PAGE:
It's easy to recommend things to do or not do and things to buy or not buy, because I've (any experienced artist) has already been there and tried it and found what worked and didn't work. But it starts with having a body of work. Those two images you posted need editing, cropping and maybe reshooting. There's no excuse when shooting digital to not shoot around a subject, milking it to get that one excellent image. Jay Maisel (look him up) is famous for stating that you should be aware of every square millimeter of your frame. Little things in the frame that don't belong are rookie mistakes and can be avoided with experience.

Robert stressed creating your own style. I couldn't agree more. Fortunately I've always been able to create bodies of work in unique styles. They juried well but not necessarily sold well.

Some resources besides Art Fair Insiders

My photography forum with over 1,000 photographers discussing art show issues:
https://www.facebook.com/groups/artshowphoto/

An article I wrote on how much inventory when starting out:
http://bermangraphics.com/blog/how-much-inventory-when-starting-out/

Larry Berman
http://BermanGraphics.com
412-401-8100

I completely agree with Robert. He gives excellent advice. Larry suggests using sRGB for a color printing space. To that, I would have to disagree. I strongly recommend using Adobe RGB. It provides more pop to the colors, which the overwhelming majority of people prefer; and, should your daughter ever decide to sell to magazines, art directors also prefer it. 

Also, Sam's Club, Walmart and Costco may offer cheaper prices if that's what you want, but always remember - YOU GET WHAT YOU PAY FOR. I recommending working with a professional lab that turns out truly professional work. Once she begins putting her work on the market, please do not cut corners on printing, or framing. Use only the best materials.

Unfortunately, the majority of labs in this country turn out only "good" work at best. It takes a discerning eye to see the difference. It's important to cultivate that ability.

I also recommend joining a local camera club. The majority critique images during their meetings. Even if your daughter elects not to show any of her images as she begins her journey, what she learns as she sees other images critiqued will be invaluable.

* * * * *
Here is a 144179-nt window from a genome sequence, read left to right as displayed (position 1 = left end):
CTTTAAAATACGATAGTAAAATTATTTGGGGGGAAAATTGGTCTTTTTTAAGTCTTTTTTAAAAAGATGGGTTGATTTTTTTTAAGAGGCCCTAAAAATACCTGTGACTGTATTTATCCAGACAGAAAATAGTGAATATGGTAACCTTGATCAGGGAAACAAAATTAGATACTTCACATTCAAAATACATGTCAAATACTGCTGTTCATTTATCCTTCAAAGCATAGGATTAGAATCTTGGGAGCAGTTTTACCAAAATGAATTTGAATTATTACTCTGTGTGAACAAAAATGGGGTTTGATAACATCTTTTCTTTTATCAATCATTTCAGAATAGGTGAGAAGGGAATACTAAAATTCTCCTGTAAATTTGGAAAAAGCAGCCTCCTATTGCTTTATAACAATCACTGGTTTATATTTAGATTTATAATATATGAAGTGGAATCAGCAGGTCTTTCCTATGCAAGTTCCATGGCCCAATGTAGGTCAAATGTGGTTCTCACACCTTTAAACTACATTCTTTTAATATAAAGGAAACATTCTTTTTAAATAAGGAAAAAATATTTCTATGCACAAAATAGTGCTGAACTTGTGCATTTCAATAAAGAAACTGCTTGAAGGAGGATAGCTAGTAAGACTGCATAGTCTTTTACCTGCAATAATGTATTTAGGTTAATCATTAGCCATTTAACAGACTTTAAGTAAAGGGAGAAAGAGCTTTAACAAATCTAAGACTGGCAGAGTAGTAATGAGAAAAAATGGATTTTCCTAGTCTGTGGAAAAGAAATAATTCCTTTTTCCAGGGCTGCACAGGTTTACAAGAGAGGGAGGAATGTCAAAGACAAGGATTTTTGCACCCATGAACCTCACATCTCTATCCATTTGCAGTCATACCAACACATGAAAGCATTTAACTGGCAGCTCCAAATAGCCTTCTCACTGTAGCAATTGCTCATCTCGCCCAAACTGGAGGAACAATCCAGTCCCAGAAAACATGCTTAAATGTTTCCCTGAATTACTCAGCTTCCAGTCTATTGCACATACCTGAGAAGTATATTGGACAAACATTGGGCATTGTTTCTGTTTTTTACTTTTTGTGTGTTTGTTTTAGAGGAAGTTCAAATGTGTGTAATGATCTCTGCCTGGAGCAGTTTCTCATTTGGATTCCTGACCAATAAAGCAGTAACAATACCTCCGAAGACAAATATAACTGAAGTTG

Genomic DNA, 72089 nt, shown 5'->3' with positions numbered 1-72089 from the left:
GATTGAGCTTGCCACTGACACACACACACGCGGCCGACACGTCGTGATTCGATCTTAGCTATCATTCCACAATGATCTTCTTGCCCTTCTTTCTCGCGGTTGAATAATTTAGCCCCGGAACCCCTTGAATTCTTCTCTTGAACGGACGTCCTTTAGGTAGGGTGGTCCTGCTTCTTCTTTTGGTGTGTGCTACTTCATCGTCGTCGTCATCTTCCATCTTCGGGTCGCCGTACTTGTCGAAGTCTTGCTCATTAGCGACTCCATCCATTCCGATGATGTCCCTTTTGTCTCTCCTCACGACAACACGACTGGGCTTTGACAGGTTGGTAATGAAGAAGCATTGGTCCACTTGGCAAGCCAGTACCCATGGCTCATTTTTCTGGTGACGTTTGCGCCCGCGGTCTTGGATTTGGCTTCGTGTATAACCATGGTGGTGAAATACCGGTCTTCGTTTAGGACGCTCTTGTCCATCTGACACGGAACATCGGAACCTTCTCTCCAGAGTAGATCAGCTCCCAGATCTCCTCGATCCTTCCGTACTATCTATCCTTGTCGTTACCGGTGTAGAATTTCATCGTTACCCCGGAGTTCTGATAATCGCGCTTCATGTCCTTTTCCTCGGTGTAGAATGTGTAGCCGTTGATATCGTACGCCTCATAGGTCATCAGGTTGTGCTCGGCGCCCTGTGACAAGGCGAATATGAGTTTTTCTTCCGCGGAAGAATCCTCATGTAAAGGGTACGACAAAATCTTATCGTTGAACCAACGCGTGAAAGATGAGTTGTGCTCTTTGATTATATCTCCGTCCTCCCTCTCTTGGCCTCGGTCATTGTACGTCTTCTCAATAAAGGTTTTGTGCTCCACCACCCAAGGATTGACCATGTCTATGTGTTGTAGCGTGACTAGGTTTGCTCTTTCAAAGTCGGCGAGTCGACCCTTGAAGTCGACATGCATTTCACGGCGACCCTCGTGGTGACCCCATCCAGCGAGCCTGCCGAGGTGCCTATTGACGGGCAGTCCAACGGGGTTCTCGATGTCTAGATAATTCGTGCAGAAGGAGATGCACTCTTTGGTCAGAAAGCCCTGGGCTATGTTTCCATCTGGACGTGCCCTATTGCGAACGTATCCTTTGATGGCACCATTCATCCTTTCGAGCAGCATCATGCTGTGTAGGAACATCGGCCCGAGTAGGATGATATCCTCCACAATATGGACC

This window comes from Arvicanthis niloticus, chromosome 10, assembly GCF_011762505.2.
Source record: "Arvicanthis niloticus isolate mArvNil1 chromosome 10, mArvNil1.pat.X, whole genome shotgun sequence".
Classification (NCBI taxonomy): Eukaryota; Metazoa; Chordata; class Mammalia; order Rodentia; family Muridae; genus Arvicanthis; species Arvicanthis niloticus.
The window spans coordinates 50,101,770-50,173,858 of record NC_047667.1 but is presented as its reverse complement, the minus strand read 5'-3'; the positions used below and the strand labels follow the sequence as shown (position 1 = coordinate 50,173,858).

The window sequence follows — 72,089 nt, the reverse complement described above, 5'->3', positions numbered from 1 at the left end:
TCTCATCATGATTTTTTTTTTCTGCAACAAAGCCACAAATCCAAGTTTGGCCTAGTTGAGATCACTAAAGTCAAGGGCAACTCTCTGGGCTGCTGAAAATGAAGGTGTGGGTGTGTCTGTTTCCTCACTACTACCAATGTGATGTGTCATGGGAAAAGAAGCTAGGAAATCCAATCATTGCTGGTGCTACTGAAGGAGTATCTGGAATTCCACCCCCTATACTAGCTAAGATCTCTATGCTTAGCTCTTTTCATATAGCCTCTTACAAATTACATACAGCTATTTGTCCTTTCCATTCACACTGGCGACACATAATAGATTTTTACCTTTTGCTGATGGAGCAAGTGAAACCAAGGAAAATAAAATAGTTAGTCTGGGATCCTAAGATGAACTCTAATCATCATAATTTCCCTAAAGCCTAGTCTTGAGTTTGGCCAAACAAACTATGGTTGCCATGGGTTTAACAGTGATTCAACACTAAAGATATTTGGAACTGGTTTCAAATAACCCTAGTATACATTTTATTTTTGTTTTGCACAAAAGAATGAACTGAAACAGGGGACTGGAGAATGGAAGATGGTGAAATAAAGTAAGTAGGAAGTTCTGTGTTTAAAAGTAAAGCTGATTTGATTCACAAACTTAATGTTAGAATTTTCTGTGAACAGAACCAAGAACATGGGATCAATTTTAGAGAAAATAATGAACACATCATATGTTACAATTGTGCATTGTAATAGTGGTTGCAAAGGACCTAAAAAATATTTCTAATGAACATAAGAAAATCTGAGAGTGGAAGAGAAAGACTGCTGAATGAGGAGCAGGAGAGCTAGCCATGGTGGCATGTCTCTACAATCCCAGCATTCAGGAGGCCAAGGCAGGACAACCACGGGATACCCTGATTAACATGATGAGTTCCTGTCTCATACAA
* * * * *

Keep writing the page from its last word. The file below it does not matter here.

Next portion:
I'm very fortunate. The lab that handles my photographs, not only prints my photographs, they also frame and ship them to my clients.

For color labs, there are two I can recommend; H&H Color lab for metal and paper prints, and Denny Mfg for canvas prints under their Denny Novelty group. Both require setting up
an account before placing orders.

My two cents worth. 

I don't want to alienate these fine folks who have graciously offered their expertise. Robert and Larry are kind and knowledgable. We just tend to disagree on some points.

If digital is the way she wants to go then:

A) Do NOT use sRGB, instead use Adobe RGB. sRGB has a reduced colorspace and I would only use it for online viewing.

B) Straight out of camera IS the way to go. Learning that every shot has to be manipulated lends one to not do what should have been done in the original shot. I come from a world of serious darkroom work. Manipulating in the darkroom because the shot was not done as well as it should have, was very difficult and time consuming. Hence I learned how to shoot the right way. If she can make a good shot with post processing from a so / so shot... just think how great a shot she would have if it was shot at the best methods, originally. Depending on PP to improve a shot lowers the threshold for what she will learn and grow with.